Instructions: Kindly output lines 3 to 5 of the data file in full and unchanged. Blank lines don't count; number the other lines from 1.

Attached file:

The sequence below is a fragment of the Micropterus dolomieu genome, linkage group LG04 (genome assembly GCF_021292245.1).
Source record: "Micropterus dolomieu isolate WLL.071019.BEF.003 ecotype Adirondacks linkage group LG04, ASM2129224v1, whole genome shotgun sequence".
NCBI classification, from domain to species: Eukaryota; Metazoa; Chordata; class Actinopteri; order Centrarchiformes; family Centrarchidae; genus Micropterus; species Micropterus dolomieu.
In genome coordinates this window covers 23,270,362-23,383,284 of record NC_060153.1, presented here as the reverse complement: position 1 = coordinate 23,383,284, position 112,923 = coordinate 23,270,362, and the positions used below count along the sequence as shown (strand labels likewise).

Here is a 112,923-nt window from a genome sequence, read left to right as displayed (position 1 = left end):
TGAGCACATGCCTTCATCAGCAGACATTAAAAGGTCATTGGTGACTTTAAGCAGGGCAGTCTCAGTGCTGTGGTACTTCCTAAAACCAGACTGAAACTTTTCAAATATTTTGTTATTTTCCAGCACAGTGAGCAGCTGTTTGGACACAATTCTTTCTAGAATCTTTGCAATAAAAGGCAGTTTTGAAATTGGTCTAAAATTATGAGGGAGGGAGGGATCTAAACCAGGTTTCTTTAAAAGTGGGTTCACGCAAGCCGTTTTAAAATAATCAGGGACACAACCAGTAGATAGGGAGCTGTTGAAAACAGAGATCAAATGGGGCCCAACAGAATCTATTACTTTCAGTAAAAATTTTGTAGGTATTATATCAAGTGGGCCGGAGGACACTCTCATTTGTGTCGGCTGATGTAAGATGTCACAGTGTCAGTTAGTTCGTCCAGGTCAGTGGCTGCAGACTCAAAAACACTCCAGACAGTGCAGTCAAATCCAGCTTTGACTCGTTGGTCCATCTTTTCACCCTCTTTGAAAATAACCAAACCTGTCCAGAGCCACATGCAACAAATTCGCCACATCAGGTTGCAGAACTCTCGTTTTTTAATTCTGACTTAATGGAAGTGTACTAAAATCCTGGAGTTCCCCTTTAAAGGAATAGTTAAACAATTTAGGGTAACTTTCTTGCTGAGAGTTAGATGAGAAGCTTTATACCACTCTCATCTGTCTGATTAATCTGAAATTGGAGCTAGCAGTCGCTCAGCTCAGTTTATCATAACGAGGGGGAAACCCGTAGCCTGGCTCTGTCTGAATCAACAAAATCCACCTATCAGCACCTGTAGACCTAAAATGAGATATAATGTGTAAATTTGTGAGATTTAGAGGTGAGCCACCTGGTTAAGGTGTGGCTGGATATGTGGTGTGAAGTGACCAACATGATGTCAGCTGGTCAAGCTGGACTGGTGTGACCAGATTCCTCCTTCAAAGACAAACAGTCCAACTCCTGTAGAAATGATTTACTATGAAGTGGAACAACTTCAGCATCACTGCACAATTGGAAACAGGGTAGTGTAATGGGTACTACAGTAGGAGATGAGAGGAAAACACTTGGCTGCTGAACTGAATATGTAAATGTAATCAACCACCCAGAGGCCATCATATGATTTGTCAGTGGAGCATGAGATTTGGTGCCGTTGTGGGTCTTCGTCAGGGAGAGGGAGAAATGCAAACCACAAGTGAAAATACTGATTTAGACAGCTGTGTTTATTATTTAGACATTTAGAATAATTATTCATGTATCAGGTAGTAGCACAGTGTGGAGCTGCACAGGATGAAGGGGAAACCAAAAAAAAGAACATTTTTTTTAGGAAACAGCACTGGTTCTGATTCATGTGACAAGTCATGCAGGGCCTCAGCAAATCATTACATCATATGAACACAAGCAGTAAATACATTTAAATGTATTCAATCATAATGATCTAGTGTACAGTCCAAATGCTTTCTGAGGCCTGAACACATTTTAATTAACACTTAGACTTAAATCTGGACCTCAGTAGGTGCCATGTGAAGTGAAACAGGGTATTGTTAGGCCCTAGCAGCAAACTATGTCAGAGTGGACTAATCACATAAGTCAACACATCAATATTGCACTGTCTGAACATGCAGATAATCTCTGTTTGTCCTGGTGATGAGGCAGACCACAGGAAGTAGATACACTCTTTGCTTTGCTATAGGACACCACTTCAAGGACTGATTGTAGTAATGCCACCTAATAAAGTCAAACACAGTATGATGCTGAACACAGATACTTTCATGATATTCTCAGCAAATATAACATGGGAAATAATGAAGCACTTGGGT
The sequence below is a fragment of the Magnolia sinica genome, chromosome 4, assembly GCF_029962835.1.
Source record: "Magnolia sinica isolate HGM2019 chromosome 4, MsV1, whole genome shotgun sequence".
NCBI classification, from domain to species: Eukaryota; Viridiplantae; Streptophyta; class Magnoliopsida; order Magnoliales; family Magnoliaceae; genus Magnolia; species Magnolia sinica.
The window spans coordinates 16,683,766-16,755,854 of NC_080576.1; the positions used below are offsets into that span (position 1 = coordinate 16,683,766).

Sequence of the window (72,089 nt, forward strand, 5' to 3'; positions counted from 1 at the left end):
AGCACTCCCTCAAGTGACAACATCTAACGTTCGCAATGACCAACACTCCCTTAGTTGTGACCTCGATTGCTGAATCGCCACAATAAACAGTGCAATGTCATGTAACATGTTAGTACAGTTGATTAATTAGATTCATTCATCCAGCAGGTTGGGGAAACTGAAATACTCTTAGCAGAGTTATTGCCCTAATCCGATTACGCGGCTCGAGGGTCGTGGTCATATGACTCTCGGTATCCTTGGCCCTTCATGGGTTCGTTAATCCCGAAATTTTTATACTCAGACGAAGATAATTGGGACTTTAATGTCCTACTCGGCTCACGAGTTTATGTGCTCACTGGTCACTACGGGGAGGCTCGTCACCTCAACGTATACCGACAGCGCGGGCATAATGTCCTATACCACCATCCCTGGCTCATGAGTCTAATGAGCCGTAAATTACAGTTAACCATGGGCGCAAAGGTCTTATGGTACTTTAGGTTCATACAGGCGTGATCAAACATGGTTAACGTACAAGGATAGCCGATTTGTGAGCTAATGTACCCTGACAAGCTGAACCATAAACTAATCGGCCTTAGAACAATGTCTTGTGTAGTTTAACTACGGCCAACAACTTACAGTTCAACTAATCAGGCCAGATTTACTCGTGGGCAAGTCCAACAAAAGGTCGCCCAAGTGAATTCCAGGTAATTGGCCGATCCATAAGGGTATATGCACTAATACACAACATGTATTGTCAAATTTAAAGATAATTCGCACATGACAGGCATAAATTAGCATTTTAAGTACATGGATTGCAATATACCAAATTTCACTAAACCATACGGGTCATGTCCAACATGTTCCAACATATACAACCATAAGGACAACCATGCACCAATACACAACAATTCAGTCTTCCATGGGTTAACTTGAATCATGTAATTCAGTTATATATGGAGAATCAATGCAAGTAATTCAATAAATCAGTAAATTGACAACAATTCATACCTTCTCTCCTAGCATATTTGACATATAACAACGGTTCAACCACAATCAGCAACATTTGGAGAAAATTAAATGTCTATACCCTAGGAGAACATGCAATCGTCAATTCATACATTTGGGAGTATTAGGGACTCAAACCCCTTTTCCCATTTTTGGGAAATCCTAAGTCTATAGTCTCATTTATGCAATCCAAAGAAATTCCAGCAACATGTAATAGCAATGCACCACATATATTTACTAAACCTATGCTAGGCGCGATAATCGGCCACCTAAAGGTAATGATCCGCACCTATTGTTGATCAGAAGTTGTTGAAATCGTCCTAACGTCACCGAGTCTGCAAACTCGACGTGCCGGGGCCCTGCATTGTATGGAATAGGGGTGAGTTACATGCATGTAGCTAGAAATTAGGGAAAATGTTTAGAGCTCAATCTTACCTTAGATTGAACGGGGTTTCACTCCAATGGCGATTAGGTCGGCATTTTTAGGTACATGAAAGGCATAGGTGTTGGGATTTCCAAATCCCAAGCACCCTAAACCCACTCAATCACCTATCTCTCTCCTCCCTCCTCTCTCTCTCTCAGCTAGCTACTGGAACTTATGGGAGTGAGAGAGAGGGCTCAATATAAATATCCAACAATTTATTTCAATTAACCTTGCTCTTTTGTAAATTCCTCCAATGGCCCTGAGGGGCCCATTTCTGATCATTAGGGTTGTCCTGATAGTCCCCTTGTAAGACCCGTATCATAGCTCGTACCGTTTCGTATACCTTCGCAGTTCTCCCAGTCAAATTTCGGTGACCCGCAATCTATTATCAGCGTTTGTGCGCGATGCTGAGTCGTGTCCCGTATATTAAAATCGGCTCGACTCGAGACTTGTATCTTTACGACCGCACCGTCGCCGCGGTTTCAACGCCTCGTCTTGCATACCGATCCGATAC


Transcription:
NCBI classification, from domain to species: Eukaryota; Metazoa; Chordata; class Actinopteri; order Centrarchiformes; family Centrarchidae; genus Micropterus; species Micropterus dolomieu.
In genome coordinates this window covers 23,270,362-23,383,284 of record NC_060153.1, presented here as the reverse complement: position 1 = coordinate 23,383,284, position 112,923 = coordinate 23,270,362, and the positions used below count along the sequence as shown (strand labels likewise).

Here is a 112,923-nt window from a genome sequence, read left to right as displayed (position 1 = left end):